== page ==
By Meg Olson
The Point Roberts Circle of Care (PRCC) has plugged into a web of regional agencies that is taking the group one step closer to providing home care and other services to seniors on the Point.
On May 27, the group’s founders Annelle Norman, Dina Boykiw and Chris Cameron met with representatives from the Northwest Regional Council (NRC), the Whatcom Council on Aging (WCOA), the Chuckanut Health Foundation and Bellingham at Home.
“The first order of business was to call attention to the 2010 census, which showed that a majority of Point Roberts residents are 50 years of age and over,” Norman said. “The results of the survey conducted in the community demonstrate that senior in-home care is a concern for many residents and is likely to become a serious issue with a shortage of qualified providers.” Washington state law requires that individuals who are paid to provide in-home care complete a 70-hour course and pass a certification examination.
Norman said they learned a number of resources are available to help them provide services for seniors in the community.
“We have their attention, their collaboration and their offer of enthusiastic support,” she said. Currently senior services in Point Roberts are limited to the senior center, supported by the local and county parks departments, and the senior lunch supported by WCOA. “There’s so much more they could offer if they were asked,” Norman said.
The next step for PRCC will be to “connect with an existing organization that would provide a home, an existing non-profit that would take us under their wing to give PRCC a temporary 501(c)(3) status, providing structure, organization, guidance and enabling the fledgling organization to begin fund-raising,” Norman said. “Once that home is solidified then the group could apply to Chuckanut Health Foundation for grants.”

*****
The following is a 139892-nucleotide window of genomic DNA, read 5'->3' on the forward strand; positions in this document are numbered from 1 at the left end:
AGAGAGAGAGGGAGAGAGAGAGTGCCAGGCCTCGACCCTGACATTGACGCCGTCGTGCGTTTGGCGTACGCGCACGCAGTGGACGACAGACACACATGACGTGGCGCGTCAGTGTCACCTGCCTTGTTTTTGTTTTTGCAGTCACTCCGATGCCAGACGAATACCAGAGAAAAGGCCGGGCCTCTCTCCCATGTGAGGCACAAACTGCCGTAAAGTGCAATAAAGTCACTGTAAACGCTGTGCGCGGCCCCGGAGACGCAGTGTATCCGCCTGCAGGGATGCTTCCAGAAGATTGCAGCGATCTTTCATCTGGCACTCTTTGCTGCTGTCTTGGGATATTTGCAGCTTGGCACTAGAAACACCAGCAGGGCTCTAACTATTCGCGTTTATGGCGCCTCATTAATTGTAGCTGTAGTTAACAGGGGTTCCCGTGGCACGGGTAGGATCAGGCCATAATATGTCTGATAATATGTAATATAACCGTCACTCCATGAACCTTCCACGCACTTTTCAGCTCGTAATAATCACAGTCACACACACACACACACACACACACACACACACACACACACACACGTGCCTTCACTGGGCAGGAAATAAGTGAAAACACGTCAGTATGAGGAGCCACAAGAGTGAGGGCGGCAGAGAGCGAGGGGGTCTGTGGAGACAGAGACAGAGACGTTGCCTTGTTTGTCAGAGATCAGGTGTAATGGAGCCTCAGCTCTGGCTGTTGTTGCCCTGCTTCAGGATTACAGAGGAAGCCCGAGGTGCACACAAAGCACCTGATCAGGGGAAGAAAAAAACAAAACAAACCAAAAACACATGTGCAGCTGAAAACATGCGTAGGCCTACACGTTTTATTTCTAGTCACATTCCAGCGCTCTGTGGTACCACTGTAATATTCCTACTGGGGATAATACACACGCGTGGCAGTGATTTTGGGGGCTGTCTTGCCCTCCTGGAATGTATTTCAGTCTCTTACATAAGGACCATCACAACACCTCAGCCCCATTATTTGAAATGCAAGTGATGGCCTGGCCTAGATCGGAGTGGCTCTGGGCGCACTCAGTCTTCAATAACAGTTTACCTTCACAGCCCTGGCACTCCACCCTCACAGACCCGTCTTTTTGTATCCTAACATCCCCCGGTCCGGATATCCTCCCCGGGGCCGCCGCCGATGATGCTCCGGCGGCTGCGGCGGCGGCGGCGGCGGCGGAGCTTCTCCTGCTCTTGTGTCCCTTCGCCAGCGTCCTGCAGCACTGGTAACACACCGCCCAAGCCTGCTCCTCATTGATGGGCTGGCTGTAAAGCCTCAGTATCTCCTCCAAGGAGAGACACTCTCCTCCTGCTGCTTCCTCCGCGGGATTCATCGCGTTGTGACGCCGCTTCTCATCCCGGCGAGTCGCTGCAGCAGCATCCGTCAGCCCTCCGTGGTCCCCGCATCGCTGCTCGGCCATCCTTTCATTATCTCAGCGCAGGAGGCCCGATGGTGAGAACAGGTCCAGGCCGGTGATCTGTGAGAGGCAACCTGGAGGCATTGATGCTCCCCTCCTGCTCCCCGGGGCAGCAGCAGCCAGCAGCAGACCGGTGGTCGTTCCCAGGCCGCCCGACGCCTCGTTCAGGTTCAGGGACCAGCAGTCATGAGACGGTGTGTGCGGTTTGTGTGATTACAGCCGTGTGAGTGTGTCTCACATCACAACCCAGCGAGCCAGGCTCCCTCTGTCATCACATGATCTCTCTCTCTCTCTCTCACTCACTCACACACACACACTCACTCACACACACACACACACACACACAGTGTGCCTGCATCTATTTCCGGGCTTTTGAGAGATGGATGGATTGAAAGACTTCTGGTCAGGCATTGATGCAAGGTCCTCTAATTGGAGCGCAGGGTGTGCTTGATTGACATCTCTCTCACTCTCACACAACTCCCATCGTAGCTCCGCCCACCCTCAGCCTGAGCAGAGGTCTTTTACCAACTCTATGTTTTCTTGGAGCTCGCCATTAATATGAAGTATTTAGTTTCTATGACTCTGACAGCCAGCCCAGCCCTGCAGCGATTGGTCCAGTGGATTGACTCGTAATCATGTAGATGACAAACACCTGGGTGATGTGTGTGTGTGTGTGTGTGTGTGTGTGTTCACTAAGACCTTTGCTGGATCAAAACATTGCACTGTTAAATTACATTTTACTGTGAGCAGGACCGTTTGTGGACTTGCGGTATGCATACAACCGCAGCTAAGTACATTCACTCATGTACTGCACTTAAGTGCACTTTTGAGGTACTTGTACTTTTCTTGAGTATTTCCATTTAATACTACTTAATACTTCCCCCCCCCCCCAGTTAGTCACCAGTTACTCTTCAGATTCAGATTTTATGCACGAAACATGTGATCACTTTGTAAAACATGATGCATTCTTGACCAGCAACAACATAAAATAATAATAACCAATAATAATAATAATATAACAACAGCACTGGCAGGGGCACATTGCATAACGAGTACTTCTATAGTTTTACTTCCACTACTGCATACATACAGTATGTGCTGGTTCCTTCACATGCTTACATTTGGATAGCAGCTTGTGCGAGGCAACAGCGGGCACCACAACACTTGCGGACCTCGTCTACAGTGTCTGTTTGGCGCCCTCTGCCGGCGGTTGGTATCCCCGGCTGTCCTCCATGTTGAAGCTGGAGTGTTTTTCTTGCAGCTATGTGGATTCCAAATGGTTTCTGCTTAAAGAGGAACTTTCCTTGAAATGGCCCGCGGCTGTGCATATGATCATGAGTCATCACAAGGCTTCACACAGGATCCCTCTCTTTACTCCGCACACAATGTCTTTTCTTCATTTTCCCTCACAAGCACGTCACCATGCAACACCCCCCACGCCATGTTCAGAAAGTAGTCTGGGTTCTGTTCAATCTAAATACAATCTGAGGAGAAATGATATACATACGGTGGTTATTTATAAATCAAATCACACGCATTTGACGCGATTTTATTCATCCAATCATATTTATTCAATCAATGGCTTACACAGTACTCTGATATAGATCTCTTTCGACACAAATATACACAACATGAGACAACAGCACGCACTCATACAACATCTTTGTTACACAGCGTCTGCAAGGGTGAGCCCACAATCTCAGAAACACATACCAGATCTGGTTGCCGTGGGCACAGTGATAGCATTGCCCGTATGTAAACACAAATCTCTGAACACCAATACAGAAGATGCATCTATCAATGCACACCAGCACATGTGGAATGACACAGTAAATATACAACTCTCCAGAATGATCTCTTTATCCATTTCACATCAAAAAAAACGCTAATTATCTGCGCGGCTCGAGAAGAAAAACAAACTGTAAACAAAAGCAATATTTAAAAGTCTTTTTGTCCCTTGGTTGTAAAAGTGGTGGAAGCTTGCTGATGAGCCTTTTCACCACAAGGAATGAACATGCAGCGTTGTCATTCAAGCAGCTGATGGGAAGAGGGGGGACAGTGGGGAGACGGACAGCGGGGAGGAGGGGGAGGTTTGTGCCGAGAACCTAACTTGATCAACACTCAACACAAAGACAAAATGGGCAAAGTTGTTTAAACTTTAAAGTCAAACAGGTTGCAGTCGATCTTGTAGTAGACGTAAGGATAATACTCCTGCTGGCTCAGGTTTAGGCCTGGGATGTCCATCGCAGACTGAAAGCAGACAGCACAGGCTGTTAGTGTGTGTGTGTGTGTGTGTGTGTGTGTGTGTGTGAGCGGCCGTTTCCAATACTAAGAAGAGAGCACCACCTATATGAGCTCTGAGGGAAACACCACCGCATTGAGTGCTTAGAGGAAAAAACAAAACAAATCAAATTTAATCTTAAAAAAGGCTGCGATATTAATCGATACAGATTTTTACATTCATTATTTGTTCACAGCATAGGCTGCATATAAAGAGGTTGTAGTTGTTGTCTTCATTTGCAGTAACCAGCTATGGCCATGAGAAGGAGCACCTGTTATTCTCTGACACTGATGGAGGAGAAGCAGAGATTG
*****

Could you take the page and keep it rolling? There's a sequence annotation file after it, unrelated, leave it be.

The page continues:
WCOA has indicated a willingness to take on that role and both parties are reviewing a memorandum of understanding with the expectation it will be approved.
PRCC is now looking to expand their steering committee from three to seven and putting together a timeline of goals that would allow them to begin providing services in September.
A high priority would be to get enough people interested in receiving training to become in-home care providers.
“If we could get a dedicated group to commit to two weeks we could potentially get somebody here to provide the training, and that would be amazing,” Norman said.
Trained providers would be paid to provide services in the home similar to a nurse’s aide in a nursing home: bathing, meals, medication management, basic health monitoring, changing bandages and more.
The volunteer component of the program would provide more “neighborly” help: walking the dog, picking up groceries or driving to an appointment. Norman said the group is actively recruiting volunteers and encouraged anyone interested in volunteering or taking the training to contact her at firstname.lastname@example.org.
PRCC is also coordinating with the local fire department, which has been expanding community services to help medically fragile and elderly people.
“We’ve started to follow up with patients that we’ve transported or responded to see if we can help them with their medical needs, making sure they can successfully return to or remain in their homes,” said fire chief Christopher Carleton.
In May the fire district joined the Northwest Regional Council (NWRC)’s falls prevention program, which helps connect victims of a fall or other accident or illness with social services.
“We may get called for a fall and arrive at someone’s home to find their living environment is not conducive,” Carleton said. Through the program the first responders can fill out a form, with the patient’s permission, that identifies their unmet needs, such as lack of transportation, safety issues, living conditions, food availability and inadequate support.
The form is faxed to the NWRC, which connects the individual with social services. “They can reach out to them and get them involved with the county and regional agencies that will help them,” he said. Once it’s established, PRCC would be one of those resources.